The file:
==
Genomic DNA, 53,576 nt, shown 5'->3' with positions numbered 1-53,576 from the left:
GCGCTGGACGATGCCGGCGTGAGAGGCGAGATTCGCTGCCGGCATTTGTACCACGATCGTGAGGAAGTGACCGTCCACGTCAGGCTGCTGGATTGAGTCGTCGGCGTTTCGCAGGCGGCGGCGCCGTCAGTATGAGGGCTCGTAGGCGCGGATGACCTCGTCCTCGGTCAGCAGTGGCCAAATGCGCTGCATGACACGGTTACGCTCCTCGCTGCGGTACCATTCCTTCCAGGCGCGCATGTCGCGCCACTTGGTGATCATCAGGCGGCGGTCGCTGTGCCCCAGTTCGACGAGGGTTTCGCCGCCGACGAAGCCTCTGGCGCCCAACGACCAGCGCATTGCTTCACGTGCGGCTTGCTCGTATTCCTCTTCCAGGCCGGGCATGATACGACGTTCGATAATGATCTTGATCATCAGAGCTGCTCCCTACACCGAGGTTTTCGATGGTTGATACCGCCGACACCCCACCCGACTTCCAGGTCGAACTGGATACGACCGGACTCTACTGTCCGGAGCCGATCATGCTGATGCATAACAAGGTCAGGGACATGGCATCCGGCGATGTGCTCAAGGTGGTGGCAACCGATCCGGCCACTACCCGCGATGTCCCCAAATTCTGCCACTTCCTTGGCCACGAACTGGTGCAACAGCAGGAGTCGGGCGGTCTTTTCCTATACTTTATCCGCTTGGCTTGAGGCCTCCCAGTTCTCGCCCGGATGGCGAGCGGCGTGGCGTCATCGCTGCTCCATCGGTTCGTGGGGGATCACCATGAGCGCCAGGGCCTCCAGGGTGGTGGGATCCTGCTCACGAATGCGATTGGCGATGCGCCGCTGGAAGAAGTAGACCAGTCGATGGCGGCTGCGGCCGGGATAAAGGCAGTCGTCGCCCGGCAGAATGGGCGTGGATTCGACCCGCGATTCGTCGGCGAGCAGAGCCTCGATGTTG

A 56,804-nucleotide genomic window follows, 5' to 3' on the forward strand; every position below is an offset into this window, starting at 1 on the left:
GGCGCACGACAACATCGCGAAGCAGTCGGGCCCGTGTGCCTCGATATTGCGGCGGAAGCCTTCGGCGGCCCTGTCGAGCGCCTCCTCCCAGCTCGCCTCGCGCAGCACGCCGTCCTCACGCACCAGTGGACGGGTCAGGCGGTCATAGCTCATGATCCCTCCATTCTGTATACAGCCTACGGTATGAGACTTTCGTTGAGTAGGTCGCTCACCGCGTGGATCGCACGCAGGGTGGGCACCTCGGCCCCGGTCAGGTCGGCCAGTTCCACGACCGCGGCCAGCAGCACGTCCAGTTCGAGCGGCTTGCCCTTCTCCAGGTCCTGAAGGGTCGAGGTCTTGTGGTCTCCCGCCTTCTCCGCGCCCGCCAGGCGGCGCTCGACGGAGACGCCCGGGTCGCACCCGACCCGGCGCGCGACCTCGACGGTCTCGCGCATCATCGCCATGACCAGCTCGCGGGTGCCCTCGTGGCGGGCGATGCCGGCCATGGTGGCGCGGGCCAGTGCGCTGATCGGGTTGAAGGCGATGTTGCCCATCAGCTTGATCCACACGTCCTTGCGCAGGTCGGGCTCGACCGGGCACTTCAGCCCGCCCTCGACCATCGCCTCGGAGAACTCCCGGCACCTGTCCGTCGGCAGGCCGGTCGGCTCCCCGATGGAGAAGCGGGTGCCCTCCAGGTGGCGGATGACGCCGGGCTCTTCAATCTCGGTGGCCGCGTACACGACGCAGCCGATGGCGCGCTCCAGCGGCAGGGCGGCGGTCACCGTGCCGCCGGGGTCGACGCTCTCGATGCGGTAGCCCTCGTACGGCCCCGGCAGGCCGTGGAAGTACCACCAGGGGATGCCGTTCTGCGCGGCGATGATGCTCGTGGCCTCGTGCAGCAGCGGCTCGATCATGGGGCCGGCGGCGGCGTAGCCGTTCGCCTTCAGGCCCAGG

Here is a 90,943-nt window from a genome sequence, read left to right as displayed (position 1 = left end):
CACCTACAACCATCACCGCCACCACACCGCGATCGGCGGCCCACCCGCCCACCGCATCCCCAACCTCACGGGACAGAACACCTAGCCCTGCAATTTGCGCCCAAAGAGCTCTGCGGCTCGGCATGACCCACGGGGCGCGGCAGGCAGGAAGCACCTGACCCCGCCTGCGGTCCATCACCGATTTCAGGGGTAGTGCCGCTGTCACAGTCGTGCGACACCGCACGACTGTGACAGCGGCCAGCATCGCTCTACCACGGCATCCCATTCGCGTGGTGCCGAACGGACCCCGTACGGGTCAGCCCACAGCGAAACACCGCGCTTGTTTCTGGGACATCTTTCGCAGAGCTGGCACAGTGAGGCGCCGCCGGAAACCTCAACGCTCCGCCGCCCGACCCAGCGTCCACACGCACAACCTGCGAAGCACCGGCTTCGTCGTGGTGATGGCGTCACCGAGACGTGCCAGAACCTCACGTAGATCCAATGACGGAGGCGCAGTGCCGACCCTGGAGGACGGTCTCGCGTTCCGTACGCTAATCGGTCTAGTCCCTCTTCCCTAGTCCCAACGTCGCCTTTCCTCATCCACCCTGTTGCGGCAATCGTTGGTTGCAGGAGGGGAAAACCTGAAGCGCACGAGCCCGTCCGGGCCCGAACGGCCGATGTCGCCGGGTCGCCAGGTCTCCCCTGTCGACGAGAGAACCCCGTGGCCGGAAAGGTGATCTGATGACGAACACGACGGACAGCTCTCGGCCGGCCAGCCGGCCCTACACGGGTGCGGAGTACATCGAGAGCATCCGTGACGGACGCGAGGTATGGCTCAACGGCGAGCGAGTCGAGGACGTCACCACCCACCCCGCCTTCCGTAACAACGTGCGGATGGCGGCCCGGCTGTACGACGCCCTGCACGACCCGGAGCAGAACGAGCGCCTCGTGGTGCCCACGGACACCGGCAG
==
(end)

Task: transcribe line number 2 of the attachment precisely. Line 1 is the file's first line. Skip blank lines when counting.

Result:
GCGCTGGACGATGCCGGCGTGAGAGGCGAGATTCGCTGCCGGCATTTGTACCACGATCGTGAGGAAGTGACCGTCCACGTCAGGCTGCTGGATTGAGTCGTCGGCGTTTCGCAGGCGGCGGCGCCGTCAGTATGAGGGCTCGTAGGCGCGGATGACCTCGTCCTCGGTCAGCAGTGGCCAAATGCGCTGCATGACACGGTTACGCTCCTCGCTGCGGTACCATTCCTTCCAGGCGCGCATGTCGCGCCACTTGGTGATCATCAGGCGGCGGTCGCTGTGCCCCAGTTCGACGAGGGTTTCGCCGCCGACGAAGCCTCTGGCGCCCAACGACCAGCGCATTGCTTCACGTGCGGCTTGCTCGTATTCCTCTTCCAGGCCGGGCATGATACGACGTTCGATAATGATCTTGATCATCAGAGCTGCTCCCTACACCGAGGTTTTCGATGGTTGATACCGCCGACACCCCACCCGACTTCCAGGTCGAACTGGATACGACCGGACTCTACTGTCCGGAGCCGATCATGCTGATGCATAACAAGGTCAGGGACATGGCATCCGGCGATGTGCTCAAGGTGGTGGCAACCGATCCGGCCACTACCCGCGATGTCCCCAAATTCTGCCACTTCCTTGGCCACGAACTGGTGCAACAGCAGGAGTCGGGCGGTCTTTTCCTATACTTTATCCGCTTGGCTTGAGGCCTCCCAGTTCTCGCCCGGATGGCGAGCGGCGTGGCGTCATCGCTGCTCCATCGGTTCGTGGGGGATCACCATGAGCGCCAGGGCCTCCAGGGTGGTGGGATCCTGCTCACGAATGCGATTGGCGATGCGCCGCTGGAAGAAGTAGACCAGTCGATGGCGGCTGCGGCCGGGATAAAGGCAGTCGTCGCCCGGCAGAATGGGCGTGGATTCGACCCGCGATTCGTCGGCGAGCAGAGCCTCGATGTTG